Archive for the ‘EVE’ Category

Red Frog

Red Frog I recently had my first experience with Red Frog Freight and I have to say I was suitably impressed with their service.

I spotted an opportunity to buy some ships from Amarr and ship them across to Rens. Based on my analysis of the respective markets I conservatively estimated a profit margin of up to 300% via sell orders or, worst case, 100% selling to buy orders. Either way, I figured a minimum of 50m ISK profit for a 10 day old character was nothing to sniff at but with a volume of 800,000 m3 there was no way I was going to be able to move the stock myself. I remembered reading a post a while back about Red Frog so I figured I’d give them a try and went ahead and bought up a few sell orders in Amarr.

Having never used a freight service in New Eden before I wasn’t sure how it would all work but Red Frog’s FAQ was easy enough to follow and within a few minutes I had the courier contract set up and was “Zuminov” to Rens ready to receive the shipment and get the stock on the market.

Their service status page indicated that their queue was currently classified as “Huge” with around 190 contracts waiting to be completed and about 45 in progress. I headed to bed and figured that it would arrive some time the next day so I was very impressed to see that it had been completed by the time I woke up less than seven hours later.

Needless to say, I’ll certainly be using these guys again!

The House of Zuminov

A few weeks back I set up buy orders for all the skill books I was going to need for my “Traders” account. Most of these, with a couple of exceptions, and significantly below market cost might I add. Off the back of this, I took the plunge and created my third EVE account.

I toyed around with a couple of ideas for names, but ultimately decided that I wanted to have a common family name for all my traders to provide a little consistency. My wife suggested the name “Zuminov” (which she’s used variations of in other games) and we agreed that it had a good ring to it. I’m not sure exactly how the lore works regarding the Zuminovs being spread across the various factions of New Eden but they are, so deal with it.

And so, without further ado, I present to you The House of Zuminov:


Dimitri Zuminov

Dimitri Zuminov

Amarr – Ni-Kunni – Free Merchants

Dimitri was the first character to be created on the account. I’ve worked through the new player tutorial and the career agent missions in all three rookie systems.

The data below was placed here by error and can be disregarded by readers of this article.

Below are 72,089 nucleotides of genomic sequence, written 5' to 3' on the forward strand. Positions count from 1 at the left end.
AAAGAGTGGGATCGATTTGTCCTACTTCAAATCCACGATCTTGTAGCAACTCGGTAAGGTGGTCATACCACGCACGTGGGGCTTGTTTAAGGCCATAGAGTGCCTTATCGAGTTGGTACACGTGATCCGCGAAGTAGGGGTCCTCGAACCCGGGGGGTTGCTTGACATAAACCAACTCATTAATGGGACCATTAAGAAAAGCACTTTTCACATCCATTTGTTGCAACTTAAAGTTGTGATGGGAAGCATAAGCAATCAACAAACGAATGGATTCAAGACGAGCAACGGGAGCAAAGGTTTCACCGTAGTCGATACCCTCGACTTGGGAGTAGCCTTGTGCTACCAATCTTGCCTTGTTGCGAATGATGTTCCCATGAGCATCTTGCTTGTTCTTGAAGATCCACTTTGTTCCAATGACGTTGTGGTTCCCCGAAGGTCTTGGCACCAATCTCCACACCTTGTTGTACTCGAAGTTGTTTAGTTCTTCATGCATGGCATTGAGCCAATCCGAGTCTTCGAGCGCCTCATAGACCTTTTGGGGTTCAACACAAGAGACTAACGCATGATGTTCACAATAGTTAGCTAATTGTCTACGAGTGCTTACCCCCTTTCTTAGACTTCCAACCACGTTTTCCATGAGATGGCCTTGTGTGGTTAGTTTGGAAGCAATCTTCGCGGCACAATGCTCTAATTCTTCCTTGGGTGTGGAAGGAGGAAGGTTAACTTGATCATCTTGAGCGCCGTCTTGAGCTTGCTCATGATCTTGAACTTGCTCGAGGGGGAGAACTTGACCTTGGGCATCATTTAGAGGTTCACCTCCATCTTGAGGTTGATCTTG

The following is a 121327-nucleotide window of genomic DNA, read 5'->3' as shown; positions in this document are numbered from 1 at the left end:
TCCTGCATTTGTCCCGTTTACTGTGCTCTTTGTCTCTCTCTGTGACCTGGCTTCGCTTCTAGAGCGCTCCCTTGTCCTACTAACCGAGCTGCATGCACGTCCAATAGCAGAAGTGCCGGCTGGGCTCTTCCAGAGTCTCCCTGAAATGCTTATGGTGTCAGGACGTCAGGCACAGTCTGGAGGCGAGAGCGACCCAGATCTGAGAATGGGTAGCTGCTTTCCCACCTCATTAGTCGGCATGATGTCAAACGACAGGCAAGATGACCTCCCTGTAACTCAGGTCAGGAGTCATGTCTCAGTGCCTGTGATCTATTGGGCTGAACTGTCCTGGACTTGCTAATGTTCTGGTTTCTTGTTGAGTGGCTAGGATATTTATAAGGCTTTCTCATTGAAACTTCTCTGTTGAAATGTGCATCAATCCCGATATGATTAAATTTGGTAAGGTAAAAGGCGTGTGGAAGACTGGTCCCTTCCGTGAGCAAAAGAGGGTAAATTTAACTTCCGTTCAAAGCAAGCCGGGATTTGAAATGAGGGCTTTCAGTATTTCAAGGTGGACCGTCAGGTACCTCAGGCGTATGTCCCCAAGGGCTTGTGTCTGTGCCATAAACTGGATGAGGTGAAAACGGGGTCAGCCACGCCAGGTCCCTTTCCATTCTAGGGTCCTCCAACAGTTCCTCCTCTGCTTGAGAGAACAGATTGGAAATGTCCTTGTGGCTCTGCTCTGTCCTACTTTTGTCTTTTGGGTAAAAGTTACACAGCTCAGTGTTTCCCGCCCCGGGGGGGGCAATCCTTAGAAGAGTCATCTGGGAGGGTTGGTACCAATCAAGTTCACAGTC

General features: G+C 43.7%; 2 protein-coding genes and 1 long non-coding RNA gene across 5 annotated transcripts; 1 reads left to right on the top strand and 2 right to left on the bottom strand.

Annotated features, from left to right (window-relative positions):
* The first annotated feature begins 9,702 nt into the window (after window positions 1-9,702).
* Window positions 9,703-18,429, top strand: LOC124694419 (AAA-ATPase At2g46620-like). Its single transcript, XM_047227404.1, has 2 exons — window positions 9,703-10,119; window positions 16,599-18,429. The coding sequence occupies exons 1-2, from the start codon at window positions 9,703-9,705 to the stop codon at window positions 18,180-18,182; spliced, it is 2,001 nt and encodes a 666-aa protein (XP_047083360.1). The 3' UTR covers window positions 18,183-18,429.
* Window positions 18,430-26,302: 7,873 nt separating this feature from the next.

I took things at a pretty leisurely pace for the first system as I reminded myself what was needed and got faster as I went. I admit I totally cheated for the most part… I flew Jhiqui up to Amarr space in a Corax fitted with missiles and just blew up all the rats while Dimitri looted.

Progress wise; I’ve finished training all the ship skills I wanted and have remapped to a Charisma build to train trade skills. So far he’s up to 53 market orders with support skills to three or four across the board.

Dimitri is going to base out of Amarr. I gave him an initial 50m ISK cash injection which I’ve doubled already mainly by buying skillbooks & implants and shipping these back to Amarr to resell. He has a fitted & rigged Executioner to facilitate rapid movement around the local area and will also be issued with a Bestower when he has the need for it. I’m also thinking I’ll pick up a Magnate and run some level 2 distribution missions to get his Emperor Family faction up a little as I can do this “afk”.


Anastasia Zuminov

Anastasia Zuminov

Gallente – Jin-Mei – Sang Do Caste

Anastasia is going to be based out of Dodixie and will have an Atron, Iteron III and probably an Imicus for the same reasons as Dimitri.

So far I’ve completed the tutorial and done the first couple of Exploration missions in the first career agent system. I know that I don’t really need to do these but they have the benefit that they give a decent initial standing boost for fairly minimal effort.

Her training queue is currently on hold until Dimitri reaches the end of phase one. This is where the limitation of only one character per account being able to train at a time is somewhat unfortunate as it would be really good to get two characters up to speed faster. Still, these are the rules within which one must work.


??? Zuminov

Alexei Zuminov

Minmatar – Sebiestor – Rebels

I have literally zero experience with Minmatar, their ships or their space beyond a few hauling runs I did from Jita to Rens back when I first started out.